I was really impressed by this book. There's a sea of dystopian novels out there right now, and a lot of them tend to remind me of one another. There's heavy, and depressing worlds where people aren't safe alone and there's some vague references to a war, but Awaken take on a more realistic approach. After terrorist attacks hit a number of schools across the country, killing thousands of children, the country goes into a lock down on their children, instituting an online school program that is mandatory for all children.What I love about Maddie is that she's not drawn into a rebellion by Justin, even though he's definitely on a mission to get her to join him. And when Maddie finds out exactly who he is, she's angry and hurt. But unlike so many romance driven dystopians she doesn't go out and make rash decisions, or more importantly stupid decisions. She goes into everything with her eyes wide open.The ending was not what I expected and that made the story even stronger. This is the first in a series, and I am definitely interested in what happens to Maddie and Justin, but even if it wasn't I'd be satisfied with how Kacvinsky finished the book.
Jibar on LibraryThing More than 1 year ago
I started this book in the beginning of June and then kind of got annoyed with it and left to read another book. I decided to finish it a few days ago, and the ending really changed my opinion of the book. For me, the beginning was just drab and not what I expected it to be. In fact, the whole novel wasn't. I was expecting some world in which people where even more invested in computers.What I did like was the romance between Madeline and Justin. It felt very real to me and I liked reading about every single doubt they had. And even though Maddie's brother Joe is a very minor character, I found him very likeable, too.The world is consistently built, I suppose. Everything has a reason of existence, and the characters are well thought out, especially Madeline's parents. I'm still missing an antagonist to like, really. Because I hate Maddie's Dad, but not with an antagonist-passion, if you know what I mean. But since this is the first book of the Awaken Series, there is probably still something to come.S0 while I was a little disappointed with the world itseld, the plot was well thought out and the action was written very well. If you see it somewhere, you should go pick it up.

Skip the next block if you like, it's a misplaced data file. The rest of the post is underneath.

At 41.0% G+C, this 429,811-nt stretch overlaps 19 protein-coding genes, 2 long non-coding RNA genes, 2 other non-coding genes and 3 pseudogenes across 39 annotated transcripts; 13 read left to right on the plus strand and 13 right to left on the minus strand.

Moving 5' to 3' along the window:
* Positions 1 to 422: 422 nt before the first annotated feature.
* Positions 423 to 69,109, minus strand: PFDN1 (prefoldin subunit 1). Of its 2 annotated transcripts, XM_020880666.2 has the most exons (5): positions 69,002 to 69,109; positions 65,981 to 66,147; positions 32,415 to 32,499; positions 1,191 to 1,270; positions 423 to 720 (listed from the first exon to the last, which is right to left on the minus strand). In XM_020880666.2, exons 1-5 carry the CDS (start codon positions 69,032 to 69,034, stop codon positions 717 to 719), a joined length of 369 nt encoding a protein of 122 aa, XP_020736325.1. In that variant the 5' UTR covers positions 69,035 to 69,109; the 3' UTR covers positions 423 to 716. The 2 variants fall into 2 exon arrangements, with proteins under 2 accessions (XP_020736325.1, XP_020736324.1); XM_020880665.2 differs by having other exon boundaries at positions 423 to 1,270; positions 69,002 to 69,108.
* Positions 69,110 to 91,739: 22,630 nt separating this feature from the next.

Bibliotropic on LibraryThing More than 1 year ago
Katie Kacvinsky wove an interesting vision of the future that reads like a highly entertaining cautionary tale of relying too much on technology and online communication, with more than a hint of rebellion against the concept of "we know what's best for you," and a hefty dose of trying to find a balance. This appealed to me in particular since I myself walk a rather fine line between making use of online communication and striving to find a greater connection with the physical world around me. It isn't an easy line to walk, as Maddie discovers over the course of this novel.The world in Awakened is compelling and interesting, and the bulk of the novel involves a fight against Digital School, which, in essence, is homeschooling 2.0. Students take classes from the comfort of their own homes, connected to other students via their computers, sending their work for evaluation to teachers whom they never actually meet. It's effective in protecting children from the dangers of the outside world, violence and misery and accidents, but also effective in cutting everyone off from human contact, limiting them in myriad ways. There's a sinister undercurrent to this: the creator of Digital School, also Maddie's father, seeks to quell the rebellion against his creation, and how better to do that than to make sure people are kept apart, their interactions kept solely online where Big Brother can monitor.It isn't scary in the way that a horror novel would define the word. It's scary in its subtleties, the way that sort of thinking permeates life, the way we can see the seeds of that future growing in our own society. You, reading this right now, have likely only ever interacted with me by typing words to me, never spoken to me, never seen me, and how easy is it to think that that's exactly how it should be?Slippery slope arguments are often invalidated, but so fascinating to consider the consequences of.Kacvinsky does a great job of building characters as real as the world around them, giving them layers, quirks, foibles, difficulties to overcome that aren't always handled neatly and concisely. The romance between Maddie and Justin, for example, is the sort of "on again off again" relationship that frustrates me to no end when I see it in books, but as a counter to that, it's frustrating to the characters, too. The defenses they put up are logical, their arguments not always logical, their feelings often illogical.Just the way real life works.The author hasn't just stepped onto the YA stage here, she's fairly danced gracefully onto it. I eagerly look forward to what she's going to write in the future, and I hope it'll be as interesting as what she's done here. This book comes highly recommended to those who enjoy a good dystopian YA novel.
BornBookish on LibraryThing More than 1 year ago